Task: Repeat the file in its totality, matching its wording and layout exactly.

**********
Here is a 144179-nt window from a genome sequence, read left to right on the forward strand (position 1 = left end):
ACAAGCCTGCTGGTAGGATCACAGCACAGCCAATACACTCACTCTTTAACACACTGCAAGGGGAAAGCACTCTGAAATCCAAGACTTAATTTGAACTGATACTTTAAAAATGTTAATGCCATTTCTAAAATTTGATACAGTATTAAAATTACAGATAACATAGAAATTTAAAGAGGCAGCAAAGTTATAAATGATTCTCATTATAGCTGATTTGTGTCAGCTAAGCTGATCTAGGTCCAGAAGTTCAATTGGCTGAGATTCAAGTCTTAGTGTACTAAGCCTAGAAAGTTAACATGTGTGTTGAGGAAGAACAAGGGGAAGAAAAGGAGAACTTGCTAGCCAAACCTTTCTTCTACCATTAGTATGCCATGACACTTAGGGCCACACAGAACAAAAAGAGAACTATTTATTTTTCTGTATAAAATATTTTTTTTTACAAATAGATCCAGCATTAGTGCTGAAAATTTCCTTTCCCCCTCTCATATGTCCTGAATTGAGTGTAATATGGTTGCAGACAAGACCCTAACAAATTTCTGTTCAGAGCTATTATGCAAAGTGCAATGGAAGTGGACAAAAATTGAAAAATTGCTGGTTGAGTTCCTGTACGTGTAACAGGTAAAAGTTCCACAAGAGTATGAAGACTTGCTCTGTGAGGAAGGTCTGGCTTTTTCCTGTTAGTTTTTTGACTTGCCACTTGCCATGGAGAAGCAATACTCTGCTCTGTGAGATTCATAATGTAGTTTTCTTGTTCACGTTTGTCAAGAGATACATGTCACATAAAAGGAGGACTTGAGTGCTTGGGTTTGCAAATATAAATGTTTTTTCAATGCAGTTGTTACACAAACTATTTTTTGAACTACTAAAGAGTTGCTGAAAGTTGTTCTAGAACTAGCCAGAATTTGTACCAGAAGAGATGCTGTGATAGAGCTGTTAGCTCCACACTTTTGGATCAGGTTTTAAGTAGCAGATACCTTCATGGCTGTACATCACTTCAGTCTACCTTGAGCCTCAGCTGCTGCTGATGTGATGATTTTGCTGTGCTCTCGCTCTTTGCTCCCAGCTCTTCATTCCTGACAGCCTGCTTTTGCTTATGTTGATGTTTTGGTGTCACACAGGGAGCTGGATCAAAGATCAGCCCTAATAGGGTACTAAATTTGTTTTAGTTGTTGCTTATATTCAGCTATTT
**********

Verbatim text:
Here is a 144179-nt window from a genome sequence, read left to right on the forward strand (position 1 = left end):
ACAAGCCTGCTGGTAGGATCACAGCACAGCCAATACACTCACTCTTTAACACACTGCAAGGGGAAAGCACTCTGAAATCCAAGACTTAATTTGAACTGATACTTTAAAAATGTTAATGCCATTTCTAAAATTTGATACAGTATTAAAATTACAGATAACATAGAAATTTAAAGAGGCAGCAAAGTTATAAATGATTCTCATTATAGCTGATTTGTGTCAGCTAAGCTGATCTAGGTCCAGAAGTTCAATTGGCTGAGATTCAAGTCTTAGTGTACTAAGCCTAGAAAGTTAACATGTGTGTTGAGGAAGAACAAGGGGAAGAAAAGGAGAACTTGCTAGCCAAACCTTTCTTCTACCATTAGTATGCCATGACACTTAGGGCCACACAGAACAAAAAGAGAACTATTTATTTTTCTGTATAAAATATTTTTTTTTACAAATAGATCCAGCATTAGTGCTGAAAATTTCCTTTCCCCCTCTCATATGTCCTGAATTGAGTGTAATATGGTTGCAGACAAGACCCTAACAAATTTCTGTTCAGAGCTATTATGCAAAGTGCAATGGAAGTGGACAAAAATTGAAAAATTGCTGGTTGAGTTCCTGTACGTGTAACAGGTAAAAGTTCCACAAGAGTATGAAGACTTGCTCTGTGAGGAAGGTCTGGCTTTTTCCTGTTAGTTTTTTGACTTGCCACTTGCCATGGAGAAGCAATACTCTGCTCTGTGAGATTCATAATGTAGTTTTCTTGTTCACGTTTGTCAAGAGATACATGTCACATAAAAGGAGGACTTGAGTGCTTGGGTTTGCAAATATAAATGTTTTTTCAATGCAGTTGTTACACAAACTATTTTTTGAACTACTAAAGAGTTGCTGAAAGTTGTTCTAGAACTAGCCAGAATTTGTACCAGAAGAGATGCTGTGATAGAGCTGTTAGCTCCACACTTTTGGATCAGGTTTTAAGTAGCAGATACCTTCATGGCTGTACATCACTTCAGTCTACCTTGAGCCTCAGCTGCTGCTGATGTGATGATTTTGCTGTGCTCTCGCTCTTTGCTCCCAGCTCTTCATTCCTGACAGCCTGCTTTTGCTTATGTTGATGTTTTGGTGTCACACAGGGAGCTGGATCAAAGATCAGCCCTAATAGGGTACTAAATTTGTTTTAGTTGTTGCTTATATTCAGCTATTT